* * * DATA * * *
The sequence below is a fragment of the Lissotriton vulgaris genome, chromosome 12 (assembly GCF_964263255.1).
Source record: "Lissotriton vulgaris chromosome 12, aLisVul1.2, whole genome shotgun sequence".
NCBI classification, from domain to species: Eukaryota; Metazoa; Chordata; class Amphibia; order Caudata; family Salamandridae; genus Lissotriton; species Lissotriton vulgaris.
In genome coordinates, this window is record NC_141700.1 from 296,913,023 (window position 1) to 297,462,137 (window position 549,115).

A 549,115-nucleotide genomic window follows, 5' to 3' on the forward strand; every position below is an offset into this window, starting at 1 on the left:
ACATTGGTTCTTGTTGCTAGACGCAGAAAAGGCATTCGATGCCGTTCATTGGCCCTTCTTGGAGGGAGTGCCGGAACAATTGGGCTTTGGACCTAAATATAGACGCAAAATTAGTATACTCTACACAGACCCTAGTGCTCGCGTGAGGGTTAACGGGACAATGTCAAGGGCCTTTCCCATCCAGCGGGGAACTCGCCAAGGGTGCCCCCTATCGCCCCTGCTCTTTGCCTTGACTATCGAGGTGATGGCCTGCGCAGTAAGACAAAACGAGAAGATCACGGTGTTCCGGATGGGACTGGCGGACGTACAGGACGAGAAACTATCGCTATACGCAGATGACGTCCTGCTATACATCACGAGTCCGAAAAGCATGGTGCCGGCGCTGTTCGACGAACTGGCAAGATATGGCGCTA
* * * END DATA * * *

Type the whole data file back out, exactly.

The sequence below is a fragment of the Lissotriton vulgaris genome, chromosome 12 (assembly GCF_964263255.1).
Source record: "Lissotriton vulgaris chromosome 12, aLisVul1.2, whole genome shotgun sequence".
NCBI classification, from domain to species: Eukaryota; Metazoa; Chordata; class Amphibia; order Caudata; family Salamandridae; genus Lissotriton; species Lissotriton vulgaris.
In genome coordinates, this window is record NC_141700.1 from 296,913,023 (window position 1) to 297,462,137 (window position 549,115).

A 549,115-nucleotide genomic window follows, 5' to 3' on the forward strand; every position below is an offset into this window, starting at 1 on the left:
ACATTGGTTCTTGTTGCTAGACGCAGAAAAGGCATTCGATGCCGTTCATTGGCCCTTCTTGGAGGGAGTGCCGGAACAATTGGGCTTTGGACCTAAATATAGACGCAAAATTAGTATACTCTACACAGACCCTAGTGCTCGCGTGAGGGTTAACGGGACAATGTCAAGGGCCTTTCCCATCCAGCGGGGAACTCGCCAAGGGTGCCCCCTATCGCCCCTGCTCTTTGCCTTGACTATCGAGGTGATGGCCTGCGCAGTAAGACAAAACGAGAAGATCACGGTGTTCCGGATGGGACTGGCGGACGTACAGGACGAGAAACTATCGCTATACGCAGATGACGTCCTGCTATACATCACGAGTCCGAAAAGCATGGTGCCGGCGCTGTTCGACGAACTGGCAAGATATGGCGCTA